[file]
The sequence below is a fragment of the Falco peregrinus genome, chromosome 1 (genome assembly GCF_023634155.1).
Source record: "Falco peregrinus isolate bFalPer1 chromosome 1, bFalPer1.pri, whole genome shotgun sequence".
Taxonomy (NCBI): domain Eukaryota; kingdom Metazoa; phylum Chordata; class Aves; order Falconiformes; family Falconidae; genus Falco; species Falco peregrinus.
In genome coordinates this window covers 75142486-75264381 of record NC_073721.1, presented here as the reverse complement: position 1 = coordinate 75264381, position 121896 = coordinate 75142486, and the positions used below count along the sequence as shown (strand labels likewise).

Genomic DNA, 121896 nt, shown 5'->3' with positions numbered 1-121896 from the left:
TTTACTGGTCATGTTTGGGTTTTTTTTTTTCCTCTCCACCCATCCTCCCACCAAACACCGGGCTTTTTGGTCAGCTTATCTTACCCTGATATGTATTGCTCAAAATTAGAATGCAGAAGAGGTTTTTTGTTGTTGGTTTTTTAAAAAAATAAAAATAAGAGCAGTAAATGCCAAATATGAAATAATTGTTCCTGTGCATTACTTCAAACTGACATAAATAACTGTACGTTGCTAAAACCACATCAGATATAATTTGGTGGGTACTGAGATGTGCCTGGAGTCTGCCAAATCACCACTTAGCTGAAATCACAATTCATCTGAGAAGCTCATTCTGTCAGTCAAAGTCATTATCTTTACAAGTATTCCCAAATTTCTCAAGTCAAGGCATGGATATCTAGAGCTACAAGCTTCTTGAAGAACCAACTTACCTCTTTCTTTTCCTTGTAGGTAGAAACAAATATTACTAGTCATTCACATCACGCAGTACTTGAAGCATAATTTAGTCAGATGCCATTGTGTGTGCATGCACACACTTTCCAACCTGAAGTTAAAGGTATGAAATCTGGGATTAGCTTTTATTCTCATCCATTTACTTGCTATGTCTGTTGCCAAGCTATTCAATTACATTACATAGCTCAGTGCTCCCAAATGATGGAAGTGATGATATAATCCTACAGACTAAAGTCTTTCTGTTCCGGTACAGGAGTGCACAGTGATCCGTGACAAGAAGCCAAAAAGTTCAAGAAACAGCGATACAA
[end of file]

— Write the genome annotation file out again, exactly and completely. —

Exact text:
The sequence below is a fragment of the Falco peregrinus genome, chromosome 1 (genome assembly GCF_023634155.1).
Source record: "Falco peregrinus isolate bFalPer1 chromosome 1, bFalPer1.pri, whole genome shotgun sequence".
Taxonomy (NCBI): domain Eukaryota; kingdom Metazoa; phylum Chordata; class Aves; order Falconiformes; family Falconidae; genus Falco; species Falco peregrinus.
In genome coordinates this window covers 75142486-75264381 of record NC_073721.1, presented here as the reverse complement: position 1 = coordinate 75264381, position 121896 = coordinate 75142486, and the positions used below count along the sequence as shown (strand labels likewise).

Genomic DNA, 121896 nt, shown 5'->3' with positions numbered 1-121896 from the left:
TTTACTGGTCATGTTTGGGTTTTTTTTTTTCCTCTCCACCCATCCTCCCACCAAACACCGGGCTTTTTGGTCAGCTTATCTTACCCTGATATGTATTGCTCAAAATTAGAATGCAGAAGAGGTTTTTTGTTGTTGGTTTTTTAAAAAAATAAAAATAAGAGCAGTAAATGCCAAATATGAAATAATTGTTCCTGTGCATTACTTCAAACTGACATAAATAACTGTACGTTGCTAAAACCACATCAGATATAATTTGGTGGGTACTGAGATGTGCCTGGAGTCTGCCAAATCACCACTTAGCTGAAATCACAATTCATCTGAGAAGCTCATTCTGTCAGTCAAAGTCATTATCTTTACAAGTATTCCCAAATTTCTCAAGTCAAGGCATGGATATCTAGAGCTACAAGCTTCTTGAAGAACCAACTTACCTCTTTCTTTTCCTTGTAGGTAGAAACAAATATTACTAGTCATTCACATCACGCAGTACTTGAAGCATAATTTAGTCAGATGCCATTGTGTGTGCATGCACACACTTTCCAACCTGAAGTTAAAGGTATGAAATCTGGGATTAGCTTTTATTCTCATCCATTTACTTGCTATGTCTGTTGCCAAGCTATTCAATTACATTACATAGCTCAGTGCTCCCAAATGATGGAAGTGATGATATAATCCTACAGACTAAAGTCTTTCTGTTCCGGTACAGGAGTGCACAGTGATCCGTGACAAGAAGCCAAAAAGTTCAAGAAACAGCGATACAA